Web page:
The Canadian Political Spectrum
The Canada eZine - Politics

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Political Parties of Canada


Following the results of May 2nd's general federal election we have created this breakdown of Canada's political spectrum and organized it in a way so its easy to navigate. We have done this in the past for previous elections. You can click on the names of political parties below in the spectrum to navigate faster to the one you want to see.

The numbers below the names of each party indicates the number of seats they won in parliament. Below that is the % of Canadians who voted for them on May 2nd 2011. Voter turnout was 61.4%.


2011 Canadian Federal Election Map

The Conservative Party of Canada

Led by Stephen Harper, this right-wing party is the current government as of winning the May 2nd 2011 general election. For the previous 5 years the Conservatives have stagnated in a minority government and were unwilling to make compromises with other political parties. Now that they have a majority government they can force through legislation without any need to consult the other parties.


When the Progressive Conservative Party collapsed following the introduction of the GST, the retirement of Brian Mulroney and the installation of Kim Campbell those changes went over really badly in Western Canada. It led people like Preston Manning to create "The Reform Party" which was an idealogical right-wing party with heavy Christian overtones. The party was popular in Alberta and managed to win 52 seats in 1993, mostly in Western provinces. The problem was that the Reform Party was too idealogical right-wing for the majority of Canadians. They wanted to scrap gun control laws, make abortion illegal, increase military funding, privatize healthcare, cut educational funding and encourage more private schools (ie. Christian schools) and so forth. Their proposed changes scared many Canadians and they were simply unelectable. Since 1993 the Reform Party has changed its name several times, becoming the Canadian Alliance Party (led by Stockwell Day) and later the new Conservative Party (led by Stephen Harper), which gobbled up the remnants of the old Progressive Conservative Party. Having endured several name changes in 2011 they've finally managed to gain a majority government, which will allow the Reform-Alliance-Conservatives to push through their more controversial ideas.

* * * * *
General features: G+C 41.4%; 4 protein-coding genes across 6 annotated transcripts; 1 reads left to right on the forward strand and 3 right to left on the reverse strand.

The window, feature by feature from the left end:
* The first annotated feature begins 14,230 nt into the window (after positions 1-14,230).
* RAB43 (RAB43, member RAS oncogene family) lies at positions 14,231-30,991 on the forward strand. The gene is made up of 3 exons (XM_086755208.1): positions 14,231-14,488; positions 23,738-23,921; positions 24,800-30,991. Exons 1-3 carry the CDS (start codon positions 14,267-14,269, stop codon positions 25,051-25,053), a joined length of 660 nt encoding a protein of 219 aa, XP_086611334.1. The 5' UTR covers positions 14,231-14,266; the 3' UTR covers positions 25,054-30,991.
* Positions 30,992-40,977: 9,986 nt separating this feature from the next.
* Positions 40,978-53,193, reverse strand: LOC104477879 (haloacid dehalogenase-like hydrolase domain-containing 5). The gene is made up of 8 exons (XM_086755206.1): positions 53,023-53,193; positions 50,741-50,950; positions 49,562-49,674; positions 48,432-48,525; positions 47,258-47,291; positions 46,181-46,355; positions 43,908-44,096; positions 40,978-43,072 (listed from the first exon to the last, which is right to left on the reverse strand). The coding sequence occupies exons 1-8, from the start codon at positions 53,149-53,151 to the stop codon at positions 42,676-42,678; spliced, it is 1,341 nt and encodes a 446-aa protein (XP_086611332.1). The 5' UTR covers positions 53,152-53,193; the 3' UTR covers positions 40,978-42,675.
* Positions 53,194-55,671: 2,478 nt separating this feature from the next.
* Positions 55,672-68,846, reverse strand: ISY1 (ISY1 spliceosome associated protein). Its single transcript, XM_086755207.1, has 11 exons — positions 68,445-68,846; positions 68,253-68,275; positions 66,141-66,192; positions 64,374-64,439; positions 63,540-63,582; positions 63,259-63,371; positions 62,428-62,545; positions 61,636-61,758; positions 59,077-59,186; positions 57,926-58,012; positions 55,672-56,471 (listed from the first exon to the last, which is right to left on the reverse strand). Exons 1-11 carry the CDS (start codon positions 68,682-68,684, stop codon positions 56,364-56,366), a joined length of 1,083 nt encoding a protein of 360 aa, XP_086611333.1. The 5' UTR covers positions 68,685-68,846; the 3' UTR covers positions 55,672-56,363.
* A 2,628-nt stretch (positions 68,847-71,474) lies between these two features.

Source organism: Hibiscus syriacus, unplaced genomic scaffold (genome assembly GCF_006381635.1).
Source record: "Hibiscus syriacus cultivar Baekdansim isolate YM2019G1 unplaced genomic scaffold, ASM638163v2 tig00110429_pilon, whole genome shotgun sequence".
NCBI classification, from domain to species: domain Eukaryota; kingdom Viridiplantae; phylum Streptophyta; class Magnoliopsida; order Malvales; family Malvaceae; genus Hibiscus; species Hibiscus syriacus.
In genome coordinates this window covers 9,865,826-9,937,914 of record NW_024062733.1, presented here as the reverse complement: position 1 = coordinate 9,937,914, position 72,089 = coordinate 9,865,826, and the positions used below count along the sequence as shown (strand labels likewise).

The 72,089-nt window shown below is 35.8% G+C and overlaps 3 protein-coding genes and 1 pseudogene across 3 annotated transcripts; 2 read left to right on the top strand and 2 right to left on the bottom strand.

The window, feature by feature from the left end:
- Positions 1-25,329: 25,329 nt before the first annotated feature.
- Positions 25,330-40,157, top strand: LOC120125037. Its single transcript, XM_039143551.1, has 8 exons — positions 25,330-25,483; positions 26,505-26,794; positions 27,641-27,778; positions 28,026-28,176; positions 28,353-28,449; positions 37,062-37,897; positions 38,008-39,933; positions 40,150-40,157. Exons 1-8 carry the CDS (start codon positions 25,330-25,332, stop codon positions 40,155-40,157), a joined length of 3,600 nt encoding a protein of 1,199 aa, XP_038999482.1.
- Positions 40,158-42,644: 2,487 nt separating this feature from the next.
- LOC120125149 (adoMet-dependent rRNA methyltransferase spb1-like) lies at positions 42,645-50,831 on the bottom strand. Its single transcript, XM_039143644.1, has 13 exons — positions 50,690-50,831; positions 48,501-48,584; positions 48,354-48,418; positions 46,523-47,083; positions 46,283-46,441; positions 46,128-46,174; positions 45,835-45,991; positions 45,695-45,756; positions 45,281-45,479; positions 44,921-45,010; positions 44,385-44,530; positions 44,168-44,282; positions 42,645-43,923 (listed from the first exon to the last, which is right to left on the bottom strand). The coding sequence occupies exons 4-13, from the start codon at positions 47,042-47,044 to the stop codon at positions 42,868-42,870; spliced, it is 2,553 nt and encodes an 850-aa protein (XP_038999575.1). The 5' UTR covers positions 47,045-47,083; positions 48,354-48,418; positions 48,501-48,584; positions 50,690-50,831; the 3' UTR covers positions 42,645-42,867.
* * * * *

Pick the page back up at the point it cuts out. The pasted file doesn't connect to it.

• Crime & Prisons: The Conservatives want to build more prisons, despite the fact crime is down in Canada. They've even discussed building a penal colony in Northern Canada and sending all the murderers and rapists there permanently. They've also discussed bringing back the Death Penalty and lethal injections.
  • Economy: The Conservatives want to boost Canada's oil industry in Alberta.
  • Education: The Conservatives want to deregulate and reform Canada's educational system by giving individual provinces more control and opening the doors to more private schools by introducing tax credits for private schooling.
  • Environment: The Conservatives believe climate change is a hoax and they refuse to spend anything more than lip service on the environment.
  • Gun Control: The Conservatives want to scrap the Long Gun Registry and all other forms of gun control in Canada. They believe Canadians should follow the American example and that everyone should own guns.
  • Health Care: The Conservatives want to allow more private health care and create a two-tier system of health care in Canada. They also want to regulate Canada's healthcare so provinces will be given more control, more responsibility and less funding from Ottawa. This means poorer provinces will have significantly worse health care and provinces with large populations (like Ontario) will find themselves stretched with longer wait times.